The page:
Privacy-oriented cryptocurrency Grin on Wednesday successfully executed the first hard fork of its blockchain.
With the backward-incompatible fork, the company blocked the possibility of mining the coin with Application-Specific Integrated Circuits (ASICs), along with the integration of “bulletproof rewind scheme” for its wallets.
Grin developer John Tromp revealed that the decision to execute a hard fork was taken even before the launch of the digital currency in January. The company is planning to execute three more hard forks in the next one-and-half years at an interval of six months to add new features to the network.
“In a classical fork, the chain can split into two mutually incompatible continuations,” Tromp told Coindesk. “In Grin, there is no way to continue growing the ‘old’ chain since the old code refuses to accept any blocks past the [hard fork] height.”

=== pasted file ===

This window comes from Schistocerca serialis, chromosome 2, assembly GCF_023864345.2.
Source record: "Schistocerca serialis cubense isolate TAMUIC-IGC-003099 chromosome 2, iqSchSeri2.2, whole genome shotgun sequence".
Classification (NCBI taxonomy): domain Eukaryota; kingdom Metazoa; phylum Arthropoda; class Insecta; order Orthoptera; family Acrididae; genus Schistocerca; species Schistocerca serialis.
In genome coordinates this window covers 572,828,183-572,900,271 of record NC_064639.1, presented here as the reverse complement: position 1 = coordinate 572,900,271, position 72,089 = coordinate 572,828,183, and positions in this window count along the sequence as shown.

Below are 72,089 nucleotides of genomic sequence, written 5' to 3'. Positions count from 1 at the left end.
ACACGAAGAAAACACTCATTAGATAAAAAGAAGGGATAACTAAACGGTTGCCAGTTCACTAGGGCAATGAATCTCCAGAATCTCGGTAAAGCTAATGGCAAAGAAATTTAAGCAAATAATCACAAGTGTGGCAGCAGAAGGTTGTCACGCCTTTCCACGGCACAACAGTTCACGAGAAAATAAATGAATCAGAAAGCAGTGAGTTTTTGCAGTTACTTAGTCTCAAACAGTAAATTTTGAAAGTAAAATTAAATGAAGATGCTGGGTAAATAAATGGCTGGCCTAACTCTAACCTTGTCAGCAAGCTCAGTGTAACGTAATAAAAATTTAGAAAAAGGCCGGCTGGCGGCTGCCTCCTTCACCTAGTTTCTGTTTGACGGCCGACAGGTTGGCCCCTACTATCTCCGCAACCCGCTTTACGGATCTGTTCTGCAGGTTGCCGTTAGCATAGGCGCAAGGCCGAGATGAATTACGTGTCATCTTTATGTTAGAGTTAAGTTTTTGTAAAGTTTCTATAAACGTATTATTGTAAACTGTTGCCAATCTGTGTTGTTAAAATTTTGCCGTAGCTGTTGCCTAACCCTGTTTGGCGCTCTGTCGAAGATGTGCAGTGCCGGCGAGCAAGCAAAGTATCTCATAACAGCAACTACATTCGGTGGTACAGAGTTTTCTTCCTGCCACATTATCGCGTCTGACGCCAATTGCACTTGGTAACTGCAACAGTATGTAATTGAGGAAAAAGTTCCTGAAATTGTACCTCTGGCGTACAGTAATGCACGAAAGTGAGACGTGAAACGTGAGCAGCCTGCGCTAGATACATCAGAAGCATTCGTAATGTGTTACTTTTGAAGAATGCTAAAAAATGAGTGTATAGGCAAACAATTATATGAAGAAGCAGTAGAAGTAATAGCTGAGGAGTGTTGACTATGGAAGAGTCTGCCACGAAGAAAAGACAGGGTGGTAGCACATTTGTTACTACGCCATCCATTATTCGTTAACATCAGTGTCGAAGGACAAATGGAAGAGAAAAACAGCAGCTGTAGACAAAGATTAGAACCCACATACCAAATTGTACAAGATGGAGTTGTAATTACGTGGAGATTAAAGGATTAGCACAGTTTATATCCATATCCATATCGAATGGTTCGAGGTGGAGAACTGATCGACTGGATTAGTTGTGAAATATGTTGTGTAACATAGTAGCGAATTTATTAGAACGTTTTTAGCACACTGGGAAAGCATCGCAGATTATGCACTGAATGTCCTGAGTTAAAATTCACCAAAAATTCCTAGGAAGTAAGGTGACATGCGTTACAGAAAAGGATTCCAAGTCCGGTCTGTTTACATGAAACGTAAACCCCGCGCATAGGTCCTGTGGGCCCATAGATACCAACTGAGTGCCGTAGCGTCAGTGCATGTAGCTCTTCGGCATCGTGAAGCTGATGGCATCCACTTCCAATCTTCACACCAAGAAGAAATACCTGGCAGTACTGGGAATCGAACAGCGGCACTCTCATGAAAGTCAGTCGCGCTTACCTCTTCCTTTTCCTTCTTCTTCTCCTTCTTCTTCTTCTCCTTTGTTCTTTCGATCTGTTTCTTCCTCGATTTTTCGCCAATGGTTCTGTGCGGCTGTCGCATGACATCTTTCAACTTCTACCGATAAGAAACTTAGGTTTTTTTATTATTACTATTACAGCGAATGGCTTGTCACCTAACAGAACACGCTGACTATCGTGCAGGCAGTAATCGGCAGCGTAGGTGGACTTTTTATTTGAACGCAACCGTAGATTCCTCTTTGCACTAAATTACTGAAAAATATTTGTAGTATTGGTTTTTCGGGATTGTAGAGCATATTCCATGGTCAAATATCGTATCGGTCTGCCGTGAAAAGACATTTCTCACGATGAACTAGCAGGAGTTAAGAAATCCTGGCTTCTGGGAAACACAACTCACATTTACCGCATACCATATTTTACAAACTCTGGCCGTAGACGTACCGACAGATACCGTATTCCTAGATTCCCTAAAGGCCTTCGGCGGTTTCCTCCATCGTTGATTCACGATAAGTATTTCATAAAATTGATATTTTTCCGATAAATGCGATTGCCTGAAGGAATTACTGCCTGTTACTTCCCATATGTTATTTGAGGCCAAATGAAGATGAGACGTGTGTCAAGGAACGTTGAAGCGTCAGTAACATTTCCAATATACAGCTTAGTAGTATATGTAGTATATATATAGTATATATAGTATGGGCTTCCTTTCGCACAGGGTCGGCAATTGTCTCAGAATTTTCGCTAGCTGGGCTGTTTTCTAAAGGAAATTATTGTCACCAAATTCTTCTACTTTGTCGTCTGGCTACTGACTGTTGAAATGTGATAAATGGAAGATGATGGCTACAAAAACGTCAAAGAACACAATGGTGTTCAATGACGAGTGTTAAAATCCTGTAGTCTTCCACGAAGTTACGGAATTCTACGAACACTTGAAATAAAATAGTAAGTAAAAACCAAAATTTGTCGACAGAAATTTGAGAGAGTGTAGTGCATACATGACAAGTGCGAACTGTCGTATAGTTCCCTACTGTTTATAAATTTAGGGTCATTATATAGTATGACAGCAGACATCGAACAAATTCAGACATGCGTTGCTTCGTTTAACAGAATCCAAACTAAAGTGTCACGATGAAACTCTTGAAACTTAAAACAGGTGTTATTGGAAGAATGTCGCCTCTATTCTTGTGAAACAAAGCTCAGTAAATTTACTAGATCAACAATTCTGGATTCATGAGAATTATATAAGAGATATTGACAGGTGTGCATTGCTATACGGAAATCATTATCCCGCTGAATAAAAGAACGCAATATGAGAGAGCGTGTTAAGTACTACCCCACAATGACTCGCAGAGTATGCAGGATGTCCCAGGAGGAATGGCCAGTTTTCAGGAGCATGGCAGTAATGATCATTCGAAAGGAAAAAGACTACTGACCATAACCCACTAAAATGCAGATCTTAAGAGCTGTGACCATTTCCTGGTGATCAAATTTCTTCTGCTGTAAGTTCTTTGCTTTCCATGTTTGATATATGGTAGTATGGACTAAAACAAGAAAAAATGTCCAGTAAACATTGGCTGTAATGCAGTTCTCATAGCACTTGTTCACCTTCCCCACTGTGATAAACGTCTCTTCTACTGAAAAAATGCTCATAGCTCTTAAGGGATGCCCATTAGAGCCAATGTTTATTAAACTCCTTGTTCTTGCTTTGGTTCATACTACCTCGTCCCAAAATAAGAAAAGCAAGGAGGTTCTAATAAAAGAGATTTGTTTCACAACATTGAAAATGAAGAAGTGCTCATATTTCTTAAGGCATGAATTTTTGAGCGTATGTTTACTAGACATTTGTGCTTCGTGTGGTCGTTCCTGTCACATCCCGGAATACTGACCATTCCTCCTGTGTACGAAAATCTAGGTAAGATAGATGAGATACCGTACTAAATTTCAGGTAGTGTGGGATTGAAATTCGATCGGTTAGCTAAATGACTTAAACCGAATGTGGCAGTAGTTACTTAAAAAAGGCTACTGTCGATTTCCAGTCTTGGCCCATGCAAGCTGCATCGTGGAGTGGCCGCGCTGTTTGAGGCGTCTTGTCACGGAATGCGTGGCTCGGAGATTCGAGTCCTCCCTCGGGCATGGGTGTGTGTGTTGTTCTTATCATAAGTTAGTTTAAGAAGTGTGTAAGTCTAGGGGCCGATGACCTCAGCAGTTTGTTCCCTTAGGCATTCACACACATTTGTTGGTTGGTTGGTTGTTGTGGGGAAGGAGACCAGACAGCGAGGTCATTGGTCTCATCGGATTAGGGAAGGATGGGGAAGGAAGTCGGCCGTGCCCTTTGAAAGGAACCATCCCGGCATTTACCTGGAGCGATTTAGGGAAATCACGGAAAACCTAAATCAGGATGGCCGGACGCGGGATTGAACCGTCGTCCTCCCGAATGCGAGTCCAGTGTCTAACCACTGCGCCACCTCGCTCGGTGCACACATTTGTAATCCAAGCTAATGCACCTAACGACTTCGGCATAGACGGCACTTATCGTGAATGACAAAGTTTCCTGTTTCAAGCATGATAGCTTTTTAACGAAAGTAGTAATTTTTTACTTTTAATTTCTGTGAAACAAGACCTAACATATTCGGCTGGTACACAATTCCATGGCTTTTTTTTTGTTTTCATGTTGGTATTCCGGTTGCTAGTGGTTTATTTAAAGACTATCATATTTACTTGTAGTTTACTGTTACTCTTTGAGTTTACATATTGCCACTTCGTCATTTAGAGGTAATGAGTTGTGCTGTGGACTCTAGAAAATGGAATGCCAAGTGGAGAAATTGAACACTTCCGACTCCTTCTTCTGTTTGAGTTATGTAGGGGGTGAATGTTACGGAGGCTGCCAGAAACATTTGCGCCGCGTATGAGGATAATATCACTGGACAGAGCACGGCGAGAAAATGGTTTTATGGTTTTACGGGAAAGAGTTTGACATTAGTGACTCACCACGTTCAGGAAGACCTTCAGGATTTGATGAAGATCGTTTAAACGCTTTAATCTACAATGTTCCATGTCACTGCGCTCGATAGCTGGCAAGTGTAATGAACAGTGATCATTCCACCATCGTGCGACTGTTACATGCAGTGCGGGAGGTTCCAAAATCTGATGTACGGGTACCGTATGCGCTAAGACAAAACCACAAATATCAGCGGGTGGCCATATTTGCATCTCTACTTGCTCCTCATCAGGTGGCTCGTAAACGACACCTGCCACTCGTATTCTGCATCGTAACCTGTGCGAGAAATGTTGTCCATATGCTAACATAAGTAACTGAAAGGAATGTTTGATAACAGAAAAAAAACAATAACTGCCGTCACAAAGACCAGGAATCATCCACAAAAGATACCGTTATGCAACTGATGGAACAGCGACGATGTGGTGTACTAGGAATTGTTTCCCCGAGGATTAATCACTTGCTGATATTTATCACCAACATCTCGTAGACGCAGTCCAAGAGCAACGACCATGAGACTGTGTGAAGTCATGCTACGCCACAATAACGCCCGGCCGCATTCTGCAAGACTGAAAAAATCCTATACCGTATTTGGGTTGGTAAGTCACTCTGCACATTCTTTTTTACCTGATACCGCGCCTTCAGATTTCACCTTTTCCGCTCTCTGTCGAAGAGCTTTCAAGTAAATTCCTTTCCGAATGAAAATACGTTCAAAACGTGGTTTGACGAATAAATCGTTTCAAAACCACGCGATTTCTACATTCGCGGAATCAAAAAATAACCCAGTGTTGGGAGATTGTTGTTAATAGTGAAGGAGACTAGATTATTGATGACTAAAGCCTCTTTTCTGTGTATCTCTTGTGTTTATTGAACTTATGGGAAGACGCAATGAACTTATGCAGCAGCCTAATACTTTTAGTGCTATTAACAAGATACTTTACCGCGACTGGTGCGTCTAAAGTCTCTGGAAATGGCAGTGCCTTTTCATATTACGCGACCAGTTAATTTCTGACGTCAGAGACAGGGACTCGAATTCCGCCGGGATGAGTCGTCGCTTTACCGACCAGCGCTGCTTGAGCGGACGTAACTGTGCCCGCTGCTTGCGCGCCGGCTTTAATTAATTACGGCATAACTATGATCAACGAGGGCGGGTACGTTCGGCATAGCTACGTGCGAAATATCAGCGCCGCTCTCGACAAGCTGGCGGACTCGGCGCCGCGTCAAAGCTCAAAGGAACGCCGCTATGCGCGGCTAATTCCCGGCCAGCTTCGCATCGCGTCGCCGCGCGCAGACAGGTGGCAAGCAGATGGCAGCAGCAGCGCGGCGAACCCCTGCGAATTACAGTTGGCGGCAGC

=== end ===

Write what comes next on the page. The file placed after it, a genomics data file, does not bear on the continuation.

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The hard fork was executed yesterday at the block height of 262,080, as seen on Grin’s block explorer.
A necessary fork?
Before the fork, Grin’s algorithm supported mining with both GPUs and ASICs. Although the developers blocked the possibility of mining the digital currency with ASICs, Tromp earlier revealed that no one had been mining the cryptocurrency with ASIC-based miners.
“In the 133 days of Grin mining so far, there is no sign of any ASIC mining. We do know of several ASIC products planned to come out in summer. To the extent that any such ASICs have built-in support for Cuckaroo29, we want our tweak to brick that support,” Tromp said.
Launched on January 3, Grin is one of the few cryptocurrencies based on the Mimblewimble protocol. Another digital currency based on the same protocol – Beam – recently announced its plans to execute a hard fork next month.
Earlier this year, hardware maker Sapphire launched a dedicated graphics card to mine Grin. The card was specifically designed to solve Cuckatoo Cycle algorithm, Grin’s proof-of-work (PoW) algorithm.